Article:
Krasny Oktyabr (confectionery brand)

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Krasny Oktyabr
Open joint-stock company
Traded as MCXKROT
Industry Confectionery
Founded 1851
Headquarters Moscow, Russia
Parent United Confectioners Ltd
Website www.uniconf.ru/factories/krasny-octyabr

OJSC Krasny Oktyabr (Russian: ОАО "Красный Октябрь") is a Russian confectionery manufacturer and a member of the United Confectioners holding company. Its parent company was 17th in the list of the largest candy companies in the world, with sales amounting to $1.196 billion.[1]

History[edit]

"I eat cookies from the Red October factory, the former Einem". Advertisement from the early Soviet era.

Krasny Oktyabr was founded by Theodor Ferdinand von Einem.[2] Von Einem sold his stake in the enterprise to Julius Heuss,[3] who became its director in 1878, retaining the position until his death in 1907.[4] In 1896, Einem factory won a gold medal at the All-Russian Industrial and Artistic Exhibition, and it was allowed to supply confectioneries to the court of the tsar.[5]

At the turn of the 20th century, the Einem factory won chocolatiers' competitions across Europe, and its advertising was displayed prominently in Moscow. After the October Revolution of 1917, the company was nationalized and given its current name.[4] During World War II, the factory reoriented its production towards the manufacturing of military rations, including high-caffeine chocolate.[3]

After the fall of the Soviet regime the company continued to use the Krasny Oktyabr name for its brand recognition, but it began to decorate the boxes and labels with Tsarist-era motifs. Krasny Oktyabr was privatized in 1993. In the 1990s, it became one of the few large business concerns in Moscow to be successfully privatized. At the same time, it had to compete with foreign companies such as Mars Inc.[4]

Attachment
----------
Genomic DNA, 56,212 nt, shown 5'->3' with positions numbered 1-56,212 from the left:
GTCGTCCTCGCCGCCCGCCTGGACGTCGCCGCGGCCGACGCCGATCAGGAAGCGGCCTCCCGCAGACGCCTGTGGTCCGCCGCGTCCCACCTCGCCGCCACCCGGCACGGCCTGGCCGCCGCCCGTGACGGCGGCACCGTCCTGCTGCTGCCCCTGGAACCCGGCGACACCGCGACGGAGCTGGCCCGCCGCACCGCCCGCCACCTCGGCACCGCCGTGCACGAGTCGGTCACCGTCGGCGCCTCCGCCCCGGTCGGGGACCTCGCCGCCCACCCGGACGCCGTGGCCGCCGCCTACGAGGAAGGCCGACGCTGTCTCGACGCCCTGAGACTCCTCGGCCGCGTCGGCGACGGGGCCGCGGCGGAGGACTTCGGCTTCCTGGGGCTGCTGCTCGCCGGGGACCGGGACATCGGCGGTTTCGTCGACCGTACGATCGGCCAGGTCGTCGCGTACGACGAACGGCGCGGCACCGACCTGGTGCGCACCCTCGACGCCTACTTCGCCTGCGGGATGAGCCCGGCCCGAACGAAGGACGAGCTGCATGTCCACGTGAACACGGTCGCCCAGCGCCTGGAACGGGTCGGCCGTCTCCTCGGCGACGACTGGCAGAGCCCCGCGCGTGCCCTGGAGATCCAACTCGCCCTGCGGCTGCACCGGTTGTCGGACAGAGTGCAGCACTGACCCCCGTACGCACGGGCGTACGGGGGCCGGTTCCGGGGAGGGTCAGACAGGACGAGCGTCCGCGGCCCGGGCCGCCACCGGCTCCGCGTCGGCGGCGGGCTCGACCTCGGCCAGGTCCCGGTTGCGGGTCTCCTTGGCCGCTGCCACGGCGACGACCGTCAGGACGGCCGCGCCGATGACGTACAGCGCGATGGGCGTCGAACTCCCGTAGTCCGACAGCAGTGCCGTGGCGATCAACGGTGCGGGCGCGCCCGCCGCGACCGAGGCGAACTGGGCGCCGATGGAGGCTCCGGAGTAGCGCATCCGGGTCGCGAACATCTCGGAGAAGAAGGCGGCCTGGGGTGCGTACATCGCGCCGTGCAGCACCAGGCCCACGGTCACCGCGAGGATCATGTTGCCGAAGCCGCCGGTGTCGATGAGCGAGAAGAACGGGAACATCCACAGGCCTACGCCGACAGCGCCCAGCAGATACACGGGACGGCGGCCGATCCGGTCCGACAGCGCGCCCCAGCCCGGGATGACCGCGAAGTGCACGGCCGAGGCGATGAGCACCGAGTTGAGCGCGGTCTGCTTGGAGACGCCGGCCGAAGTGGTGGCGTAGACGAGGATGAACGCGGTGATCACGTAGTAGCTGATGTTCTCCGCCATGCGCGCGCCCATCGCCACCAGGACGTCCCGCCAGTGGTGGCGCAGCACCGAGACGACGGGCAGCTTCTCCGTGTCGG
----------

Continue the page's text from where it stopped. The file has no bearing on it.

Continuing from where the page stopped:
Alyonka[edit]

Produced since 1965, this is one of the most famous chocolate bars of the Krasny Oktyabr factory.[6] Today they are still just as popular as when they just arrived on the market. Alyonka can be described as a long thin bar of chocolate weighing 100 grams. The bar is subdivided into 3x5 tiles, each of which have the name of the factory imprinted on it in Russian - «Красный Октябрь».[7]

The wrapper depicts a blue-eyed girl wearing a traditional Russian head scarf, who is presumably "Alyonka", an endearing form of the name Alyona. The illustration is based on a photograph of the daughter of one of the artists working at the factory.[citation needed] Though many women have claimed to have been the famous child, the company denies that the image was based on a real girl.[8]

Former plant[edit]

Former factory building of the "Red October" confectionery

The production site of Krasny Oktyabr was formerly located on the Moskva River embankment, a couple of kilometers from the Kremlin. The plant was relocated to the outskirts of Moscow in 2007, and the iconic red brick factory was redeveloped into apartment complexes, cafes and restaurants.[9]

The development hosts art and photo galleries and designer studios, being described as Moscow’s answer to New York’s Tribeca.[10] Among the organizations to make use of the former factory site are Strelka Institute, the Baibakov Art Projects, the Moscow Biennale (in 2009) and the Lumiere Brothers Center for Photography.

References[edit]

  1. ^ "2017 Global Top 100: Part 4". Candyindustry.com. Retrieved 7 May 2017. 
  2. ^ "About company - History and Traditions". konfetki.ru. Retrieved 2011-03-21. 
  3. ^ a b "Soviet Yum-Yum: Russia's Red October Chocolate Factory". WebUrbanist. 24 April 2011. Retrieved 6 May 2017. 
  4. ^ a b c "Chocolate for the Masses". The Moscow Times. Retrieved 6 May 2017. 
  5. ^ "End Of An Era For Red October Chocolate". RadioFreeEurope/RadioLiberty. Retrieved 7 May 2017. 
  6. ^ http://www.uniconf.ru/ru/catalog/?gid=1322&id=2316
  7. ^ Krasny Oktyabr Chocolate Factory and Museum, Lonely Planet.com, September 2012.
  8. ^ "Janitor Demands $3M as Face of Russian Chocolate Bar 'Alyonka'". Moscow Times. Retrieved 6 May 2017. 
  9. ^ "Oktyabr Getting Facelift, Residents Concerned". Moscow Times. Retrieved 6 May 2017. 
  10. ^ Kishkovsky, Sophia (12 November 2010). "In Moscow, an Island Village for the Arts". The New York Times. Retrieved 6 May 2017. 

External links[edit]